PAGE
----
The Internet of Thing (IoT) isn't just about connected refrigerators and toasters sending you email. It's about lighting, too. Today the AllSeen Alliance announced the formation of a new Connected Lighting Working Group that is tasked with building out a framework for network-enabled lighting.
Brian Vogelsang, contributor to the Connected Lighting Working Group for the AllSeen Alliance and director, Product Management at Qualcomm Connected Experiences, Inc., told Enterprise Networking Planet that connected lighting is about much more than simply turning the lights on and off.
"There is a lot more to it, when you can transform the ordinary light bulb into a small computer with chips, memory, radio, networking components and intelligent software," Vogelsang said.
The connected lighting can interact with a user's TV, audio system, garage door opener, smoke alarm or other newly smart objects like door locks. Overall, Vogelsang said that the Connected Lighting Working Group has a big mission. That mission is to collaborate on an open software framework that will enable connected world experiences and interactions.
Those connected interactions could allow lighting to automatically adjust brightness and color as soon as the HDTV is turned on, or intelligently set mood lighting based on the music coming from an audio system. It's a framework that one day could turn on the lights when the homeowner comes home, thanks to lighting's interaction with a smart garage door opener or door locks, and that can turn the lights off when the house is empty.
"When you consider that the number of light bulbs in a 2,000-square-foot house typically totals 70 or more, lighting has the potential to be one of the IoT’s first and most noticeable impacts in everyday life," Vogelsang said.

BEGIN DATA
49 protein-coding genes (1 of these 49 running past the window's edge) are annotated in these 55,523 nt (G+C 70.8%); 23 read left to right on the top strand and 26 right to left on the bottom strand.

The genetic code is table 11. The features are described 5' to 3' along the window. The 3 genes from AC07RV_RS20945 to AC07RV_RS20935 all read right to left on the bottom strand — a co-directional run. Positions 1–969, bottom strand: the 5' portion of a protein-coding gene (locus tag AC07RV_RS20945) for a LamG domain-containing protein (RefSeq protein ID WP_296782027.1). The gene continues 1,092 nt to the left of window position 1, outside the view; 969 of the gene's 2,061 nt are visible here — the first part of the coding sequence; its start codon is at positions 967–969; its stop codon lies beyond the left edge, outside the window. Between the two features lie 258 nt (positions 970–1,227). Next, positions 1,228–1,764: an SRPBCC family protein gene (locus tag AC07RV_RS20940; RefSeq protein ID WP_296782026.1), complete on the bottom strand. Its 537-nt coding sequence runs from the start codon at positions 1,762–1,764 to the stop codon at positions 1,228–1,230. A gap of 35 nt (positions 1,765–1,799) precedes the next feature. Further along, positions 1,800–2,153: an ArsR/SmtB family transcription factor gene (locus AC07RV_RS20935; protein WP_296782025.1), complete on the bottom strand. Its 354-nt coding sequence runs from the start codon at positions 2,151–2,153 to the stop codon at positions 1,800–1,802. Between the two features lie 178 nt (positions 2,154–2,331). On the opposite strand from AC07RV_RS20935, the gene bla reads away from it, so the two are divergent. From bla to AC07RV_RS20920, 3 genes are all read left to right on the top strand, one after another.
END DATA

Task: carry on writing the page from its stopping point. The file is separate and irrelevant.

From a technology perspective, Vogelsang explained that the Connected Lighting Working Group is an expansion of AllJoyn to include a new lighting service framework, providing an open and common way of communicating with connected lighting products. AllJoyn is the open-source framework first developed by Qualcomm that sits at the core of the AllSeen Alliance platform.
The idea of connected lighting is not a new one in the consumer space and is already being delivered by Philips with its Hue product line. Vogelsang commented that the AllSeen Alliance is all about allowing everything to interact with each other, whether they’re connected by Wi-Fi, Bluetooth, powerline or protocols like ZigBee, Z-Wave and Thread.
"The objective is to drive more interoperability and make sure all the things in the Internet of Everything can work together," Vogelsang said. "Since AllJoyn is an open source software framework, any developer and hardware manufacturer is able to use the code. Thus Philips could certainly choose to use the framework in their Hue product if they so choose."
Sean Michael Kerner is a senior editor at Enterprise Networking Planet and InternetNews.com. Follow him on Twitter @TechJournalist.